Crypto Twitter’s weekend filled with scams, hacks, and fake events Crypto Twitter’s weekend filled with scams, hacks, and fake events

Crypto Twitter’s weekend filled with scams, hacks, and fake events

Unraveling a weekend of deception and high-profile hacks in the crypto world, highlighting the need for increased security and vigilance.

Crypto Twitter’s weekend filled with scams, hacks, and fake events

Cover art/illustration via CryptoSlate. Image includes combined content which may include AI-generated content.

This weekend in crypto saw several peculiar events unfolding, from a thought-provoking fake summit to prominent Twitter account hacks and discussions on potential technological advancements.

Uniswap fake event

In an extraordinary display of deception, a group in Shenzhen, China, staged an event under the guise of the “First Uniswap Asian Summit” and had a so-called “CEO of Uniswap” in attendance. However, as Hayden Adams, ‘inventor of the Uniswap Protocol,’ stated on Twitter, the event was not associated with Uniswap or Uniswap Foundation and was likely a scam. The scammers even went as far as creating a fork of the Uniswap website, adding Chinese community content while linking to the legitimate Uniswap app.

Source: Twitter

Peter Schiff’s fake $GOLD token

Peter Schiff, CEO of Euro Pacific Capital and renowned Bitcoin antagonist, had his Twitter account hacked, with the hacker promoting an alleged launch of a new cryptocurrency. The tweet encouraged followers to “Claim your $GOLD,” a fake crypto project linked to Schiff’s favorite asset class. Schiff’s son, Spencer Schiff, quickly alerted followers, urging them not to click the link and emphasizing that his father was likely hacked.

Source: Twitter

XRP fake $LAW token

Pro-XRP lawyer, John Deaton, suffered a phone hack on June 4 amid a relentless cyberattack over several days. CryptoLaw, an account created by the attorney representing XRP token holders in the Ripple SEC lawsuit, responded to the hacker’s tweet from the attorney’s account.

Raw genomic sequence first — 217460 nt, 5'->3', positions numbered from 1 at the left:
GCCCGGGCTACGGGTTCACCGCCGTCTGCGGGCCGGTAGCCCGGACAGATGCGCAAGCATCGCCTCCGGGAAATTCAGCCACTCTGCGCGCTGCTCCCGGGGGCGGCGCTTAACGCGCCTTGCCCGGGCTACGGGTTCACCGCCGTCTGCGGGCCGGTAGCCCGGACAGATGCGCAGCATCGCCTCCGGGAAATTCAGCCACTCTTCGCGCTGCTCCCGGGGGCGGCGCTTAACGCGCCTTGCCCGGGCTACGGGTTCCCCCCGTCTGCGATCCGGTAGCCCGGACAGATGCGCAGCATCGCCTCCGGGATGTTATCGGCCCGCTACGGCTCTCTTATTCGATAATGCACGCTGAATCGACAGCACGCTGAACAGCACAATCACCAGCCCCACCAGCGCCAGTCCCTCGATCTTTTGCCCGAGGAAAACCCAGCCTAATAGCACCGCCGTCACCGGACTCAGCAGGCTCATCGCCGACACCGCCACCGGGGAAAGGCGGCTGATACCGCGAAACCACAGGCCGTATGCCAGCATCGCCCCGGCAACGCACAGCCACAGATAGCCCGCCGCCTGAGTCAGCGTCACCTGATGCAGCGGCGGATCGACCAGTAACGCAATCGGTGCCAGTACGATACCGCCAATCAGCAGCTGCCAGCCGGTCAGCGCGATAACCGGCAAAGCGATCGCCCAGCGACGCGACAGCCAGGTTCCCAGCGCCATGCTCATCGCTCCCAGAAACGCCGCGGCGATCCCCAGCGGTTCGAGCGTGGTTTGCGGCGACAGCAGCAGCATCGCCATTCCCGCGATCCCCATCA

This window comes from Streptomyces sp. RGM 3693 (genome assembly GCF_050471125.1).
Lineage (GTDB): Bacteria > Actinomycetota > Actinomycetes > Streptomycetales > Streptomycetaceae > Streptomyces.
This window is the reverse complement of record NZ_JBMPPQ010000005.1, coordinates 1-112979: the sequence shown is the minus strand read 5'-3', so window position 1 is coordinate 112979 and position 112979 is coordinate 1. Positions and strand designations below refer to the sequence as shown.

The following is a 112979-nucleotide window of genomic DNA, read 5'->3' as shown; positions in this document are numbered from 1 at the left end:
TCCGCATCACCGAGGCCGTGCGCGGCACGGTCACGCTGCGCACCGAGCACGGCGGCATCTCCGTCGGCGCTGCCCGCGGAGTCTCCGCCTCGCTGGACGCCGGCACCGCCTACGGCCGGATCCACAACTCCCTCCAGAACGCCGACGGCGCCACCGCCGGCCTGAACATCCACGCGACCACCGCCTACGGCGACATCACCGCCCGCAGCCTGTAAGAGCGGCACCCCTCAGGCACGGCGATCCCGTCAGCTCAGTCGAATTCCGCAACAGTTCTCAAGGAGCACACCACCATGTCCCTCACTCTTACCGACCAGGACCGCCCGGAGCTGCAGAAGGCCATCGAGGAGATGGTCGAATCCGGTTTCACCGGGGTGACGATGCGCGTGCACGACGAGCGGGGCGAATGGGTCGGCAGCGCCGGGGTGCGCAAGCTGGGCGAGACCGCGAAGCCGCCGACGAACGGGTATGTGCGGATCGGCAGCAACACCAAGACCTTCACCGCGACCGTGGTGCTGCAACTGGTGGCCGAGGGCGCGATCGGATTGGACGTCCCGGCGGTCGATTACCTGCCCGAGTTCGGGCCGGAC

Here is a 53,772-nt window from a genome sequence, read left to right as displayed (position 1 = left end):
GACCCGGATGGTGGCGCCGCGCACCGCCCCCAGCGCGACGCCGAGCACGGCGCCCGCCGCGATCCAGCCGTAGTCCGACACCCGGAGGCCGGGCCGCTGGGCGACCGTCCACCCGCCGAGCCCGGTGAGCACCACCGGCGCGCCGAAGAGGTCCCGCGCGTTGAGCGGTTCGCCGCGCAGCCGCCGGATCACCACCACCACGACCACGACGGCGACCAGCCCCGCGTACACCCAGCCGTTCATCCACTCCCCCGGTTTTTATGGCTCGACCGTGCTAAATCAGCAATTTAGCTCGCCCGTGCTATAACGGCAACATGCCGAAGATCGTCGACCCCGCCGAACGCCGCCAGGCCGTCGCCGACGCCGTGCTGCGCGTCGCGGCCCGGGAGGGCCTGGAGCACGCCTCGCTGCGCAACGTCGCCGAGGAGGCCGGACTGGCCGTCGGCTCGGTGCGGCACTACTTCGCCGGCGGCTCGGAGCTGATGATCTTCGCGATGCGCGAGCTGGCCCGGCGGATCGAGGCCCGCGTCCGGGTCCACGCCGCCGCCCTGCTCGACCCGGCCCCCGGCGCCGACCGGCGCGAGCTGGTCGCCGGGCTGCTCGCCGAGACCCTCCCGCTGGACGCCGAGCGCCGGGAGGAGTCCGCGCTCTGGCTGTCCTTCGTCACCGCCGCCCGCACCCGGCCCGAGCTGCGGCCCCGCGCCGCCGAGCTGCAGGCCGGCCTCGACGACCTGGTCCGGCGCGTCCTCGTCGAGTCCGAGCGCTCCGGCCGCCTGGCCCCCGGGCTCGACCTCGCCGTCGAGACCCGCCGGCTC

Deaton took proactive measures to communicate with his Twitter followers, utilizing his daughter Jordan Deaton’s Twitter account to notify people of the hack, stating, ” I still do not have access to my Twitter account. Twitter informed me that it could take 1-3 days.”

Source: Twitter

OpenAI fake $OPENAI token

In another surprising turn, Mira Murati, CTO of OpenAI, fell victim to a hacking incident aimed at promoting a fraudulent cryptocurrency. Trace Cohen, a serial entrepreneur, and investor, shared the news on Twitter, highlighting that AI and technology are only as strong as their weakest link, which often tends to be “a human” element.

The deleted tweet claimed the introduction of a groundbreaking token called “$OPENAI” driven by artificial intelligence-based language models. It encouraged users to visit a link to check their eligibility for an airdrop to their Ethereum addresses.

Source: Twitter

Respite for Crypto Twitter

Elsewhere across Crypto Twitter, scams were less of a priority as Twitter Spaces in the crypto space continued to thrive. For example, Binance CEO Changpeng Zhao (CZ) held a Twitter Spaces AMA on May 31, where he discussed various topics, from Binance layoffs to potential support for the Lightning Network on Binance’s platform.

A breakdown released on June 2 recorded that he acknowledged that implementing the Lightning Network would require significant adjustments to their secure wallet infrastructure. However, he expressed optimism about the possibility of the network being supported, especially for Binance Pay and different wallet services.

Another day, another scam

As the world of cryptocurrency continues to expand, the events unfolding this weekend on Crypto Twitter serve as a potent reminder of the challenges and risks accompanying rapid innovation. The cultural influence of Crypto Twitter is undeniable, fostering a community that thrives on knowledge sharing, spirited discussion, and real-time updates.

However, alongside the positive developments, the space has become a breeding ground for hackers and scammers seeking to exploit users’ trust, leading to an increased demand for security and vigilance.

The multiple high-profile hacks over the weekend highlight the need for the broader industry to invest in addressing security concerns and ensuring the integrity of the ecosystem while maintaining the open discussion and collaboration that have come to define our industry.

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